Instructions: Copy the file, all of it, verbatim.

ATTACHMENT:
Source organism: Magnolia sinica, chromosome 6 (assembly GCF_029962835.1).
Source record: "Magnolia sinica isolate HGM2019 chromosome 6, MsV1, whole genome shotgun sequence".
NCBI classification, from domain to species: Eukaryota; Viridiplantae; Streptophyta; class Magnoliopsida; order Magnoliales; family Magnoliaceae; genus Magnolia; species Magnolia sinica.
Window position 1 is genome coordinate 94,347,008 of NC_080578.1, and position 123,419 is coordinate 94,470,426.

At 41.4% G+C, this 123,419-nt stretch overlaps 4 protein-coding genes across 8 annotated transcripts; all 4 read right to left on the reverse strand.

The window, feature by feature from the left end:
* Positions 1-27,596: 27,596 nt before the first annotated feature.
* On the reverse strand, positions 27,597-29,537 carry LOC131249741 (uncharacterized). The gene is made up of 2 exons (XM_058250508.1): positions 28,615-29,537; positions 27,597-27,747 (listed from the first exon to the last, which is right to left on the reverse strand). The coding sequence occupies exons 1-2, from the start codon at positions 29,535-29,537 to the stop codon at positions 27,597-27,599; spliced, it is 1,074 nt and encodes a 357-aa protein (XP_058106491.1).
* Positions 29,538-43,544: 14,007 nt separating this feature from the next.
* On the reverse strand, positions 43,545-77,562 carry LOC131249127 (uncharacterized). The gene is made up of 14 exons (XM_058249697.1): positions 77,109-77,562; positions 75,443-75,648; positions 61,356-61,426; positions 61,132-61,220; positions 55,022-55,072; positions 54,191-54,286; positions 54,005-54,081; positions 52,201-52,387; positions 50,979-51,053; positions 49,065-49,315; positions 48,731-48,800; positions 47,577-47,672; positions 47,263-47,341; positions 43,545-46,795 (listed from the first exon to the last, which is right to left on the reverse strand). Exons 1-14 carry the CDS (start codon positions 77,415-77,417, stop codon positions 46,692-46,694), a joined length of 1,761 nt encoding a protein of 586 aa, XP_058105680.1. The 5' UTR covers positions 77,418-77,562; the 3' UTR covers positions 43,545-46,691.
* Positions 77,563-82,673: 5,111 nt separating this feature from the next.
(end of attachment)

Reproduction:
Source organism: Magnolia sinica, chromosome 6 (assembly GCF_029962835.1).
Source record: "Magnolia sinica isolate HGM2019 chromosome 6, MsV1, whole genome shotgun sequence".
NCBI classification, from domain to species: Eukaryota; Viridiplantae; Streptophyta; class Magnoliopsida; order Magnoliales; family Magnoliaceae; genus Magnolia; species Magnolia sinica.
Window position 1 is genome coordinate 94,347,008 of NC_080578.1, and position 123,419 is coordinate 94,470,426.

At 41.4% G+C, this 123,419-nt stretch overlaps 4 protein-coding genes across 8 annotated transcripts; all 4 read right to left on the reverse strand.

The window, feature by feature from the left end:
* Positions 1-27,596: 27,596 nt before the first annotated feature.
* On the reverse strand, positions 27,597-29,537 carry LOC131249741 (uncharacterized). The gene is made up of 2 exons (XM_058250508.1): positions 28,615-29,537; positions 27,597-27,747 (listed from the first exon to the last, which is right to left on the reverse strand). The coding sequence occupies exons 1-2, from the start codon at positions 29,535-29,537 to the stop codon at positions 27,597-27,599; spliced, it is 1,074 nt and encodes a 357-aa protein (XP_058106491.1).
* Positions 29,538-43,544: 14,007 nt separating this feature from the next.
* On the reverse strand, positions 43,545-77,562 carry LOC131249127 (uncharacterized). The gene is made up of 14 exons (XM_058249697.1): positions 77,109-77,562; positions 75,443-75,648; positions 61,356-61,426; positions 61,132-61,220; positions 55,022-55,072; positions 54,191-54,286; positions 54,005-54,081; positions 52,201-52,387; positions 50,979-51,053; positions 49,065-49,315; positions 48,731-48,800; positions 47,577-47,672; positions 47,263-47,341; positions 43,545-46,795 (listed from the first exon to the last, which is right to left on the reverse strand). Exons 1-14 carry the CDS (start codon positions 77,415-77,417, stop codon positions 46,692-46,694), a joined length of 1,761 nt encoding a protein of 586 aa, XP_058105680.1. The 5' UTR covers positions 77,418-77,562; the 3' UTR covers positions 43,545-46,691.
* Positions 77,563-82,673: 5,111 nt separating this feature from the next.